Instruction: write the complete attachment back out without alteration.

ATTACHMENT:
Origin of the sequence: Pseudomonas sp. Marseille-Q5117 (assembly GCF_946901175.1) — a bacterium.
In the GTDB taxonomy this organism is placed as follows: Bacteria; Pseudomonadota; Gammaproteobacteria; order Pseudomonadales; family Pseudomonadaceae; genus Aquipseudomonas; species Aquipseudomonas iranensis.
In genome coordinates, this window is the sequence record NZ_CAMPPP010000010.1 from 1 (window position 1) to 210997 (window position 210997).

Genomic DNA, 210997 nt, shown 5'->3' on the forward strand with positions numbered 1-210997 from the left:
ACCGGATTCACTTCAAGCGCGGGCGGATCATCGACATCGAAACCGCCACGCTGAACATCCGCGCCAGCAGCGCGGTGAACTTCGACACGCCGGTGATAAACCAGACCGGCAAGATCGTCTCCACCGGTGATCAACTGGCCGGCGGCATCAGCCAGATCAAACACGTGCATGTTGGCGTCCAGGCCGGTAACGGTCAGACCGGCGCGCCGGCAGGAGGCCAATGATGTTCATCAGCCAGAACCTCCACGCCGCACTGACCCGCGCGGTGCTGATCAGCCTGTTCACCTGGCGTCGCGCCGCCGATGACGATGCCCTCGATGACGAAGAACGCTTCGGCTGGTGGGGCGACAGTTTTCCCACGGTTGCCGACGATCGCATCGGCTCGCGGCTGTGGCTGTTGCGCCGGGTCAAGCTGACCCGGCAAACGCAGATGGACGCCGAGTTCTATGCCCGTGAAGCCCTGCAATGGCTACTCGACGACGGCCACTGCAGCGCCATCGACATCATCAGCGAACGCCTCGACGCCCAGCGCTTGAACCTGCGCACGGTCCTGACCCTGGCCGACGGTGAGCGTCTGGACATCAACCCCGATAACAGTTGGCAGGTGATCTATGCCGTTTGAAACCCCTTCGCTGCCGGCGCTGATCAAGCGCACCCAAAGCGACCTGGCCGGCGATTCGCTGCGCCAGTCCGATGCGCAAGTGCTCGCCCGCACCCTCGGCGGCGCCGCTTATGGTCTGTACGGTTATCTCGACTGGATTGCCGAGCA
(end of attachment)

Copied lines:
Origin of the sequence: Pseudomonas sp. Marseille-Q5117 (assembly GCF_946901175.1) — a bacterium.
In the GTDB taxonomy this organism is placed as follows: Bacteria; Pseudomonadota; Gammaproteobacteria; order Pseudomonadales; family Pseudomonadaceae; genus Aquipseudomonas; species Aquipseudomonas iranensis.
In genome coordinates, this window is the sequence record NZ_CAMPPP010000010.1 from 1 (window position 1) to 210997 (window position 210997).

Genomic DNA, 210997 nt, shown 5'->3' on the forward strand with positions numbered 1-210997 from the left:
ACCGGATTCACTTCAAGCGCGGGCGGATCATCGACATCGAAACCGCCACGCTGAACATCCGCGCCAGCAGCGCGGTGAACTTCGACACGCCGGTGATAAACCAGACCGGCAAGATCGTCTCCACCGGTGATCAACTGGCCGGCGGCATCAGCCAGATCAAACACGTGCATGTTGGCGTCCAGGCCGGTAACGGTCAGACCGGCGCGCCGGCAGGAGGCCAATGATGTTCATCAGCCAGAACCTCCACGCCGCACTGACCCGCGCGGTGCTGATCAGCCTGTTCACCTGGCGTCGCGCCGCCGATGACGATGCCCTCGATGACGAAGAACGCTTCGGCTGGTGGGGCGACAGTTTTCCCACGGTTGCCGACGATCGCATCGGCTCGCGGCTGTGGCTGTTGCGCCGGGTCAAGCTGACCCGGCAAACGCAGATGGACGCCGAGTTCTATGCCCGTGAAGCCCTGCAATGGCTACTCGACGACGGCCACTGCAGCGCCATCGACATCATCAGCGAACGCCTCGACGCCCAGCGCTTGAACCTGCGCACGGTCCTGACCCTGGCCGACGGTGAGCGTCTGGACATCAACCCCGATAACAGTTGGCAGGTGATCTATGCCGTTTGAAACCCCTTCGCTGCCGGCGCTGATCAAGCGCACCCAAAGCGACCTGGCCGGCGATTCGCTGCGCCAGTCCGATGCGCAAGTGCTCGCCCGCACCCTCGGCGGCGCCGCTTATGGTCTGTACGGTTATCTCGACTGGATTGCCGAGCA